At the same time, it’s a bit of an art form, and both sides know that it’s something of a game. The best founders are very skilled at creating a feeling of just a little extra competition on top of what’s actually there. In that sense, it’s similar to sales. And, even if us VCs can see through it, we’ll usually take it as a showcase of how good the founder is at storytelling and creating a buzz. That might just convert into an ability to create a movement around their product.

Can you run me through what a pitch meeting looks like?

Before you get the chance to pitch, you’ll have a meeting with your initial point of contact. If that goes well, the person will create excitement within the VC and recruit more people onto the deal team. Once there are enough excited people, you’ll be invited to pitch at a partner meeting.

At EQT Ventures, those meetings are 75 minutes in length. Essentially, our whole team is invited, meaning 20–25 people. You typically use half the time to present yourself and the company, and the other half for a Q&A.

What do the most memorable pitches look like?

Firstly, a lot of investors hate slides. Personally, I’ve got nothing against slides – I think they can be a great way of communicating the initial vision. However, it’s also great to see a demo of the product, even though you won’t necessarily be able to go that deep within the allotted time. Still, there’s a Swedish saying that you can judge people on their shoes, on how polished they are. The same really goes for products. You learn a lot about observing how much thought and effort has gone into building them.

Secondly, we meet a huge number of people and innovation comes to us in waves. I’m the most impressed when something truly stands out – when I feel like ‘Wow, I’ve never seen three people building something this ambitious’.

Also, due to my background in tech, I’m really impressed by the craft that has gone into building the product. A lot of technical founders come to VCs thinking that they have to talk like a banker or consultant. They try to speak in graphs instead of talking about the product. Avoid that. Just be who you are.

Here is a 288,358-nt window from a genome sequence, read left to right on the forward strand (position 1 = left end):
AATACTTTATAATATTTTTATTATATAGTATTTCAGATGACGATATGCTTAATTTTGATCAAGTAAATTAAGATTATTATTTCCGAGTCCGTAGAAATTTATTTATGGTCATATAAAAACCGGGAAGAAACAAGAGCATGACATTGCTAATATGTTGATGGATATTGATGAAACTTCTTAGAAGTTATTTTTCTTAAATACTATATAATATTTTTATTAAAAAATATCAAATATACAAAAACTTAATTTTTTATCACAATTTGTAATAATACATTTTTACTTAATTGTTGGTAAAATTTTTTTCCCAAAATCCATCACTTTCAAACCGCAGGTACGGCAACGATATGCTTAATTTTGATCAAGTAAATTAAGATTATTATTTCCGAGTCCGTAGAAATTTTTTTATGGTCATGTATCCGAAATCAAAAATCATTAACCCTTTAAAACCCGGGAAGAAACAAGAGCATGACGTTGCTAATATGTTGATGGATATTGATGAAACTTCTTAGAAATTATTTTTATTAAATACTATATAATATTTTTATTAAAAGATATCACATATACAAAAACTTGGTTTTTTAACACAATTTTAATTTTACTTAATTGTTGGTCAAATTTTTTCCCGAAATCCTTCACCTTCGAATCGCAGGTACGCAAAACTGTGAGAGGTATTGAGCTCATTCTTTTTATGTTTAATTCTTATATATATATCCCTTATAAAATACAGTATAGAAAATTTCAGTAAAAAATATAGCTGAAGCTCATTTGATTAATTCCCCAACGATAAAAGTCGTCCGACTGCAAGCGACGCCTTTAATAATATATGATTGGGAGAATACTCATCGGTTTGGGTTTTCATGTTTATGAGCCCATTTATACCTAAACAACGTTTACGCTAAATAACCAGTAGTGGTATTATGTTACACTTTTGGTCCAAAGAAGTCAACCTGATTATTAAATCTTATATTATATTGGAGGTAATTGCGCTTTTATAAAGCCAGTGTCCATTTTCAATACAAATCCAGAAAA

If you as investors choose to progress, what does the process look like beyond the pitch meeting?

At Seed, there may not be too much need for due diligence. The pitch is followed by an investment committee meeting and in between, there’ll usually be questions that the deal team sorts out. Based on all of this, we put together an internal memo. That used to be a 40–50 slide deck, but these days it’s more likely to be a 15–20-page text document that lays out our assessment of the team, market, and technology. Specifically within EQT Ventures, teams will also interview our Talent Partner, Zoe. Finally, there’s a term sheet and a legal and financial due diligence process.

When afforded choice, how should founders go about picking the best investors?

This is important, but also quite straightforward. Talk to the people within the VC, make up your judgment, and then reference check with their existing portfolio companies. How they work with and support their current portfolio companies will give you a good indication of the type of support you’re likely to get too.


Thank you for taking the time to talk with us, Ted! If you’re interested to learn more about EQT Ventures, you can check out their website here. The EQT Ventures team also has an in-house-developed artificial intelligence platform called Motherbrain, which enables them to take a data-driven approach to investing. Motherbrain discovers the best companies based on their performance and has sourced nine portfolio companies and driven more than $100 million in investments so far.